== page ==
162 Frhlich, C., and M. Mettenleiter. 2004. Terrestrial laser scanning new perspectives in 3D surveying. Pages 7-13 in Laser-scanners for forest and landscape assessment. International Archives of Photogrammetry, Remote Sensing and Spatial Sensing, Freiburg, Germany. Gagnon, J. L., E. J. Jokela, W. K. Moser, and D. A. Huber. 2004. Characteristics of gaps and natural regeneration in mature longleaf pine flatwoods ecosystems. Forest Ecology and Management 187:373-380. Garca, M., D. Riao, E. Chuvieco, and F. M. Danson. 2010. Estimating biomass carbon stocks for a Mediterranean forest in central Spain us ing lidar height and intensity data. Remote Sensing of Environment 114:816-830. Gill, A. M. 1975. Fire and the Australian flora: A review. Australian Forestry 38 :4-25. Gilliam, F. S., and W. J. Pla tt. 1999. Effects of long-term fire exclusion on tree species composition and stand structure in an old-growth Pinus palustris (longleaf pine) forest. Plant Ecology 140:15-26. Glitzenstein, J. S., W. J. Platt, and D. R. Streng. 1995. Effects of fire regime and habitat on tree dynamics in north Florida longleaf pi ne savannas. Ecological Monographs 65:441-476. Glitzenstein, J. S., D. R. Streng, and D. D. Wade. 2003. Fire frequency effects on longleaf pine ( Pinus palustris Miller) vegetation in South Caro lina and northeast Florida, USA. Natural Areas Journal 23 :22-37. Goetz, S., D. Steinberg, R. Dubayah, and B. Bl air. 2007. Laser remote sensing of canopy habitat heterogeneity as a predictor of bird species richness in an eastern temperate forest, USA. Remote Sensing of Environment 108:254-263. Grace, S. L., and W. J. Platt. 1995. Effects of a dult tree density and fire on the demography of pregrass stage juvenile longleaf pine ( Pinus palustris mill.). Journal of Ecology 83:75-86. Greenberg, C. H., and R. W. Simmons. 1999. Ag e, composition, and stand structure of oldgrowth oak sites in the Fl orida high pine landscape: Implications for ecosystem management and restoration. Natural Areas Journal 19:30-40. Gresham, C. A. 1982. Litterfall patterns in mature loblolly and longleaf pine stands in coastal South Carolina. Forest Science 28 :223-231. Grunwald, S., S. H. Daroub, T. A. Lang, and O. A. Diaz. 2009. Tree-based modeling of complex interactions of phosphorus loadings and envi ronmental factors. Science of the Total Environment 407:3772-3783. Guerin, D. N. 1993. Oak dome clonal structure and fire ecology in a Florida longleaf pine dominated community. Bulletin of the Torrey Botanical Club 120:107-114.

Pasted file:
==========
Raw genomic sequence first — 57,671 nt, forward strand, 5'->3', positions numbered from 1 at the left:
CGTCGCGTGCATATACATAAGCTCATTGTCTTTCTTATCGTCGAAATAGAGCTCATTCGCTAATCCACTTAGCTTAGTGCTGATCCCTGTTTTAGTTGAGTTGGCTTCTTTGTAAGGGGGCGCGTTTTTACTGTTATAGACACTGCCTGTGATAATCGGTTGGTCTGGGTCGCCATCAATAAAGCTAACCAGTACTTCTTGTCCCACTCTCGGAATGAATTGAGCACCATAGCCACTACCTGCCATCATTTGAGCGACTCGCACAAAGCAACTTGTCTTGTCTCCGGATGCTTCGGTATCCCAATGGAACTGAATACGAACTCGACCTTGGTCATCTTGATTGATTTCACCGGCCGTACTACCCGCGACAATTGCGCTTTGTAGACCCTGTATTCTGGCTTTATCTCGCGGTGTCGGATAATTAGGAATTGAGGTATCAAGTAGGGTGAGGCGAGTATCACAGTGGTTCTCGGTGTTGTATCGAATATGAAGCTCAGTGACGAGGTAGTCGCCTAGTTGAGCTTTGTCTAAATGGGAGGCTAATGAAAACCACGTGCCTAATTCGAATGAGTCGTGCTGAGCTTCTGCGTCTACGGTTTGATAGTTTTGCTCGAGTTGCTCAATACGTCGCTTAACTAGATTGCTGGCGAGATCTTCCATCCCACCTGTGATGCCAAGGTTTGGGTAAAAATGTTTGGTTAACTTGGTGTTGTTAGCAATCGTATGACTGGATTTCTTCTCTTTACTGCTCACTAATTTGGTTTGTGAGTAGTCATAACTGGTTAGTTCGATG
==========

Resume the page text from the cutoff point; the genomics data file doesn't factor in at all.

163 Haefner, J. W. 1996. Modeling biological systems: Principles and applications. Chapman & Hall, New York. Hall, S. A., I. C. Burke, D. O. Box, M. R. Kaufmann, and J. M. St oker. 2005. Estimating stand structure using discrete-return lidar: An example from low density, fire prone ponderosa pine forests. Forest Ecology and Management 208:189-209. Harlow, R. F. 1990. Quercus laevis Walt., turkey oak in R. M. Burns and B. H. Honkala, editors. Silvics of North America, vol. 2, Hardwoods. USDA Forest Service Agricultural Handbook 654, Washington, D.C. Hartnett, D. C., and D. M. Krof ta. 1989. Fifty-five years of postfire succession in a southern mixed hardwood forest. Bulletin of the Torrey Botanical Club 116:107-113. He, H. S., B. Z. Shang, T. R. Crow, E. J. Gu stafson, and S. R. Shifley. 2004. Simulating forest fuel and fire risk dynamics across lands capes--LANDIS fuel module design. Ecological Modelling 180 :135-151. Hendricks, J. J., C. A. Wilson, and L. R. Boring. 2002. Foliar litter position and decomposition in a fire-maintained longleaf pine wiregr ass ecosystem. Canadian Journal of Forest Research 32 :928-941. Henning, J. G., and P. J. Radtke. 2006. Gr ound-based laser imaging for assessing threedimensional forest canopy structure. Photogr ammetric Engineering and Remote Sensing 72:1349-1358. Heyward, F. 1939. The relation of fire to stand composition of longleaf pine forests. Ecology 20:287-304. Hiers, J. K., J. J. O'Brien, R. J. Mitchell, J. M. Grego, and E. L. Loudermilk. 2009. The wildland fuel cell concept: An approach to characterize fine-scale variation in fuels and fire in frequently burned longleaf pine forests. International Journa l of Wildland Fire 18:315325. Hiers, J. K., J. J. O'Brien, R. E. Will, and R. J. Mitchell. 2007. Forest floor depth mediates understory vigor in xeric Pinus palustris ecosystems. Ecological Applications 17:806814. Higgins, S. I., D. M. Richardson, and R. M. Cowling. 2001. Validation of a spatial simulation model of a spreading alien plant pop ulation. Journal of Applied Ecology 38:571-584. Hoffmann, W. A., and O. T. Solbrig. 2003. The role of topkill in the differential response of savanna woody species to fire. Forest Ecology and Management 180:273-286. Holder, C. D. 2000. Geography of Pinus elliottii Englem. and Pinus palustris Mill. Leaf lifespans in the southeastern USA. Journal of Biogeography 27:311-318.